Professor Hao's figures also state that China ranks number one in the world rankings of coal producing countries, but based on these numbers, Hebei province alone would come in at number two, and Tangshan city at number three. The whole of the USA is number four.
5. Shanghai burns more coal than any other metropolitan city in China
Despite popular perception, it's not just China's industrial north darkening our skies. This chart shows the steel plants, cement factories and power plants in eastern China. In Jiangsu province, there is one power plant for every 30 kilometres, while the factories and plants around Greater Shanghai burn ten kilograms of coal for every square metre of the city. Just imagine how many kilograms of coal would fill up your flat on this basis.
6. In 2013, Hangzhou had more than 200 days of smog
According to the head of Hangzhou's Environmental Protection Bureau, the city holds the highest number of cars per person in China, with registration reports showing there is one car for every two people in the city. 40 percent of pollutants in Hangzhou come from vehicle emission. This resulted in only 164 non-polluted days in 2013.
7. Beijing's PM 2.5 reaches its peak at midnight
According to the above graph from the Chinese Academy of Sciences, it's the middle of the night when pollution is at its highest in Beijing. This is when the big rumbling trucks cart goods throughout the capital.
Beijing has limitations on trucks that can enter its ring roads, with only those deemed environmentally clean supposed to be allowed through (indicated by a green license sticker) but according to Under the Dome this isn't always implemented, especially if the truck is carrying everyday food essentials needed to keep Beijing from grinding to a halt.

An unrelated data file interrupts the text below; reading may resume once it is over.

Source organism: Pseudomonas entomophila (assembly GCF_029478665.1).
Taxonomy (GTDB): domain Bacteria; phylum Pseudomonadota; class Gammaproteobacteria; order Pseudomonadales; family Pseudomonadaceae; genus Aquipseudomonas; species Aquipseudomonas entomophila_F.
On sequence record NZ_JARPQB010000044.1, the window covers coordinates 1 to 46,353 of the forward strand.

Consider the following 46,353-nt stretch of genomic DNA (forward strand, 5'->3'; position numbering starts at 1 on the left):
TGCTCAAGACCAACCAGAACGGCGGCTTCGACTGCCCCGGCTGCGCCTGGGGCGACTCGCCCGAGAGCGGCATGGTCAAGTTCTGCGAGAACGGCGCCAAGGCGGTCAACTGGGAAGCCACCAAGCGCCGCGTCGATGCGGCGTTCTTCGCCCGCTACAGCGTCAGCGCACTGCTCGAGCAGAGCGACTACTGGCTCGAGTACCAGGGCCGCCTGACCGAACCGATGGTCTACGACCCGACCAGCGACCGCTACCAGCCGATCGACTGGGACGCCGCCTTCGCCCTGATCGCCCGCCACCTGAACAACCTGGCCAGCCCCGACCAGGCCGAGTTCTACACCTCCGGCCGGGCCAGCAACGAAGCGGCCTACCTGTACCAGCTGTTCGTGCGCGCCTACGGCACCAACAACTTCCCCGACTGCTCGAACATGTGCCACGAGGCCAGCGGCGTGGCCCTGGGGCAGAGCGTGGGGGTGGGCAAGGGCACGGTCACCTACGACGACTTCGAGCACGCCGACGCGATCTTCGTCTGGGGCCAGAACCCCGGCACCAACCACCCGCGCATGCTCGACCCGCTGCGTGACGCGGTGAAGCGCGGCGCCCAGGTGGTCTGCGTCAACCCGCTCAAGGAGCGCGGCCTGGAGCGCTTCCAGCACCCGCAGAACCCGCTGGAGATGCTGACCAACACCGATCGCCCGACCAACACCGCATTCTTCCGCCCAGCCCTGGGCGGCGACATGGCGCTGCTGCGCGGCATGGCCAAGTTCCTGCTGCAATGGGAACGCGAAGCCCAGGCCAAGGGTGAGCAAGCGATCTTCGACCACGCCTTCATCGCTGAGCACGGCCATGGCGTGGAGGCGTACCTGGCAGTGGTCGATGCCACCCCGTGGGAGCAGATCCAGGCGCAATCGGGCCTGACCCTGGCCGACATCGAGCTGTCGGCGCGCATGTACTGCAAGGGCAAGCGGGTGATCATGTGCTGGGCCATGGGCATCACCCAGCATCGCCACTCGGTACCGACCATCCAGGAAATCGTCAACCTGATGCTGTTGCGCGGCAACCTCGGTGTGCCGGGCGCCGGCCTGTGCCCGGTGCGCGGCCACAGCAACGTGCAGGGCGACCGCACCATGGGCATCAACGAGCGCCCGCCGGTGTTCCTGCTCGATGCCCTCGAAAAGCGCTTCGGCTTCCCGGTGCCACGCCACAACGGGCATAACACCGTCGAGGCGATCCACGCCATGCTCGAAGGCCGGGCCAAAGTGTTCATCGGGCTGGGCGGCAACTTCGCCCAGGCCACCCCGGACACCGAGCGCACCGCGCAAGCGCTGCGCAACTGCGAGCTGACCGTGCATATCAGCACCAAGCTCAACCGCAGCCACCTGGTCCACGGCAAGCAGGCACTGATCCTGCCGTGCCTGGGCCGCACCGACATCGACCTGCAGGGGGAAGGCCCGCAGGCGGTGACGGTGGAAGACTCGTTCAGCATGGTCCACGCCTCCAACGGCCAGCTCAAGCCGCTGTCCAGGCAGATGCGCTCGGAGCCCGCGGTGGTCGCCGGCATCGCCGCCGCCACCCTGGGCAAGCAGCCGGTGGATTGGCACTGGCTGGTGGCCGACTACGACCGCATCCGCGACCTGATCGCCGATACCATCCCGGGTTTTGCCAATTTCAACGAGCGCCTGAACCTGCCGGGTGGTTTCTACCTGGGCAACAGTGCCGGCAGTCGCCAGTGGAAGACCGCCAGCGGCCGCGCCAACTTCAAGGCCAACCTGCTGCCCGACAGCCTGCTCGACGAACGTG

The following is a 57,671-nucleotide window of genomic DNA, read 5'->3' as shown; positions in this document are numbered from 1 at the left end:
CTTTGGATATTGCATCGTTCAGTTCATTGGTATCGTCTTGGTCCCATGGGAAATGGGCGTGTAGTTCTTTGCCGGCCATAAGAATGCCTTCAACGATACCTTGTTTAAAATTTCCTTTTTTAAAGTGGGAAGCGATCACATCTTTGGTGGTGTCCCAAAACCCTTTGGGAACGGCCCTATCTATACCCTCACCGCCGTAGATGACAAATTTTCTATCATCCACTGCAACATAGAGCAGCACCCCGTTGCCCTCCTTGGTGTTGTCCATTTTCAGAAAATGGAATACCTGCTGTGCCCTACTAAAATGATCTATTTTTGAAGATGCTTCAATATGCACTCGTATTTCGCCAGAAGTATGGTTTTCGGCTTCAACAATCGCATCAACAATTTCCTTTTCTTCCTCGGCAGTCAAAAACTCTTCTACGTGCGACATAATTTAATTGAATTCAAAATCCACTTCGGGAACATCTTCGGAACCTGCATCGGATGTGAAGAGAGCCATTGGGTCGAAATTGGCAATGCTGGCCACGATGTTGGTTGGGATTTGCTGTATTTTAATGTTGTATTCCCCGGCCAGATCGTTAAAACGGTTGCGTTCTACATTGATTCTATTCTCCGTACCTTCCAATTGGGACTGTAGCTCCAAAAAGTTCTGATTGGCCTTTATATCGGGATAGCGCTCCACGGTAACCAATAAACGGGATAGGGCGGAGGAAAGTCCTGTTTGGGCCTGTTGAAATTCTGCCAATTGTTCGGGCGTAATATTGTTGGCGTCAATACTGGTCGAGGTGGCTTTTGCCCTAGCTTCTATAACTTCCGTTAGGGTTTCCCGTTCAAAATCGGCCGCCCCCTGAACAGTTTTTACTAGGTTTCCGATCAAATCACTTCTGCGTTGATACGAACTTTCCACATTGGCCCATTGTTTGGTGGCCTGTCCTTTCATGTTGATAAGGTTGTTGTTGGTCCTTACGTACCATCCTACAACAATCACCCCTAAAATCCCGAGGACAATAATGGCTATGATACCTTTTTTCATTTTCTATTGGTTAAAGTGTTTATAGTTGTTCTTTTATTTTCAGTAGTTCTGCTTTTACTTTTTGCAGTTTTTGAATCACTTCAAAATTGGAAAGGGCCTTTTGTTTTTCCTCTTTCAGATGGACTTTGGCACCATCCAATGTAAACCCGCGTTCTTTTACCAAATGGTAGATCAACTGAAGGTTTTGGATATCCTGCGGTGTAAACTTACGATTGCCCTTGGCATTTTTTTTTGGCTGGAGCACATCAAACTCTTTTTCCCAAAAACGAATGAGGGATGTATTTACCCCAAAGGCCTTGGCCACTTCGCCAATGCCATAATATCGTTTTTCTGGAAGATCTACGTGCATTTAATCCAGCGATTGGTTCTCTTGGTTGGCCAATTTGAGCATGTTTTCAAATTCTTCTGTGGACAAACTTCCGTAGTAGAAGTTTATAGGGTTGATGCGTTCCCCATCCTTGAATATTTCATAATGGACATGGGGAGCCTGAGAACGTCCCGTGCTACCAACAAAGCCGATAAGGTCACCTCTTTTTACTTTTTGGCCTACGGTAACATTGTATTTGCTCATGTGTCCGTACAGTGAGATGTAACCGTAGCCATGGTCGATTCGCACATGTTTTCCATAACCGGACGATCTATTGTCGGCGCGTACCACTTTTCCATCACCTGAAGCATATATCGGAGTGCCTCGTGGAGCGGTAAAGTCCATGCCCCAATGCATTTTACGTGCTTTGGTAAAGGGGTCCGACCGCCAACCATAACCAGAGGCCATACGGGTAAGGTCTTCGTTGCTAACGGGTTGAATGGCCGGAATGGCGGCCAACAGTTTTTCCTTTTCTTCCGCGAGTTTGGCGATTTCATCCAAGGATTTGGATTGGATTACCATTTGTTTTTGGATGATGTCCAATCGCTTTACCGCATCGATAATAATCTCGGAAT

8. PM 2.5 levels are 25 times higher in winter than summer
The main reason Chai gives here is that more coal is burnt in winter. When running out of quality coal, lignite - a poorer quality coal - will be burnt, which emits more carcinogens. Due to the large amount of consumption, high cost in cleaning the lignite and poor control in emissions, PM2.5 level rises more easily during this period.
9. Every hour, one tonne of pollution is emitted within Beijing's Sixth Ring Road
According to another of Chai's graphs, transport is the primary source of pollution in Beijing as driving is the default mode of commuting for more than 34 percent of Beijingers. As a comparison, Chai notes that this figure is only 6 percent in Tokyo. According to a survey, nearly half of Beijing's residents would use a car if they needed to travel less than 5km, while 7 percent of Beijingers would still drive if the journey was less than 1km.
10. Only one percent of environmental disputes go to court in China
According to Under the Dome, this is because NGOs in China don't have the right to file a legal claim or be a legal entity in a lawsuit, something which is written into the Civil Procedure Act.
However, a new environmental law was brought in on January 1 this year which claims that as long as an organisation has been involved in environmental protection service for five years, without any criminal records or complaints, they have the right to act as an entity in a lawsuit. More than 700 environmental organisations now have such a right and have started testing this amendment to the law, although sadly it's too early to see any results.